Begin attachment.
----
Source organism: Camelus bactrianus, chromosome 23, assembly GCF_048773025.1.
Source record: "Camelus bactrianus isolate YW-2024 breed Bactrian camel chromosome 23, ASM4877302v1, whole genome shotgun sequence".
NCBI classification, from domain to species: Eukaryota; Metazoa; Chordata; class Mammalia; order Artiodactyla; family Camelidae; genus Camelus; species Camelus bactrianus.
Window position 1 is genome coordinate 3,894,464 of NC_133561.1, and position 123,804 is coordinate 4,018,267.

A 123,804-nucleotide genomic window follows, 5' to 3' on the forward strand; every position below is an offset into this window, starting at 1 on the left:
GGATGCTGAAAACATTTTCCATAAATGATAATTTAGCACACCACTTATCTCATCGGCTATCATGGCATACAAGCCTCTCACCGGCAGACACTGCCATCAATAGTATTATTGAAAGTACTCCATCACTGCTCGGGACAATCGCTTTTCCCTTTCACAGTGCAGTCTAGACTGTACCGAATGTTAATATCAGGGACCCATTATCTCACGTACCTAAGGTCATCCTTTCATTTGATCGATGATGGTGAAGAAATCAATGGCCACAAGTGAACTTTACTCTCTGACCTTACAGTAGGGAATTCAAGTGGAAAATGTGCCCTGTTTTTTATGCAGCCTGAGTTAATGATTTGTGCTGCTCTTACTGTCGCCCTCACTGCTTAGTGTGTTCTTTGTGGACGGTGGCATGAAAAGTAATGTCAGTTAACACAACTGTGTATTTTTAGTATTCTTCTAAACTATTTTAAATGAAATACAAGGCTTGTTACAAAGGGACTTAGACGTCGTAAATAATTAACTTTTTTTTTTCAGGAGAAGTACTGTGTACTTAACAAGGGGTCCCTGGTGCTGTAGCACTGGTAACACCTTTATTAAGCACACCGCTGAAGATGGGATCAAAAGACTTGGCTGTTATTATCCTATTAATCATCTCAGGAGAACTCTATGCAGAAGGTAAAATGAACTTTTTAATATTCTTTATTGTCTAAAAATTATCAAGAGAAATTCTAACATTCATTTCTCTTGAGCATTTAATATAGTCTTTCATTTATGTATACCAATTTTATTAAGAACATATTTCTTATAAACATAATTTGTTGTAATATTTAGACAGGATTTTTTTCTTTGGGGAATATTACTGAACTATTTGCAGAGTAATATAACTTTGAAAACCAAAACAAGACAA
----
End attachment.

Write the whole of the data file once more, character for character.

Source organism: Camelus bactrianus, chromosome 23, assembly GCF_048773025.1.
Source record: "Camelus bactrianus isolate YW-2024 breed Bactrian camel chromosome 23, ASM4877302v1, whole genome shotgun sequence".
NCBI classification, from domain to species: Eukaryota; Metazoa; Chordata; class Mammalia; order Artiodactyla; family Camelidae; genus Camelus; species Camelus bactrianus.
Window position 1 is genome coordinate 3,894,464 of NC_133561.1, and position 123,804 is coordinate 4,018,267.

A 123,804-nucleotide genomic window follows, 5' to 3' on the forward strand; every position below is an offset into this window, starting at 1 on the left:
GGATGCTGAAAACATTTTCCATAAATGATAATTTAGCACACCACTTATCTCATCGGCTATCATGGCATACAAGCCTCTCACCGGCAGACACTGCCATCAATAGTATTATTGAAAGTACTCCATCACTGCTCGGGACAATCGCTTTTCCCTTTCACAGTGCAGTCTAGACTGTACCGAATGTTAATATCAGGGACCCATTATCTCACGTACCTAAGGTCATCCTTTCATTTGATCGATGATGGTGAAGAAATCAATGGCCACAAGTGAACTTTACTCTCTGACCTTACAGTAGGGAATTCAAGTGGAAAATGTGCCCTGTTTTTTATGCAGCCTGAGTTAATGATTTGTGCTGCTCTTACTGTCGCCCTCACTGCTTAGTGTGTTCTTTGTGGACGGTGGCATGAAAAGTAATGTCAGTTAACACAACTGTGTATTTTTAGTATTCTTCTAAACTATTTTAAATGAAATACAAGGCTTGTTACAAAGGGACTTAGACGTCGTAAATAATTAACTTTTTTTTTTCAGGAGAAGTACTGTGTACTTAACAAGGGGTCCCTGGTGCTGTAGCACTGGTAACACCTTTATTAAGCACACCGCTGAAGATGGGATCAAAAGACTTGGCTGTTATTATCCTATTAATCATCTCAGGAGAACTCTATGCAGAAGGTAAAATGAACTTTTTAATATTCTTTATTGTCTAAAAATTATCAAGAGAAATTCTAACATTCATTTCTCTTGAGCATTTAATATAGTCTTTCATTTATGTATACCAATTTTATTAAGAACATATTTCTTATAAACATAATTTGTTGTAATATTTAGACAGGATTTTTTTCTTTGGGGAATATTACTGAACTATTTGCAGAGTAATATAACTTTGAAAACCAAAACAAGACAA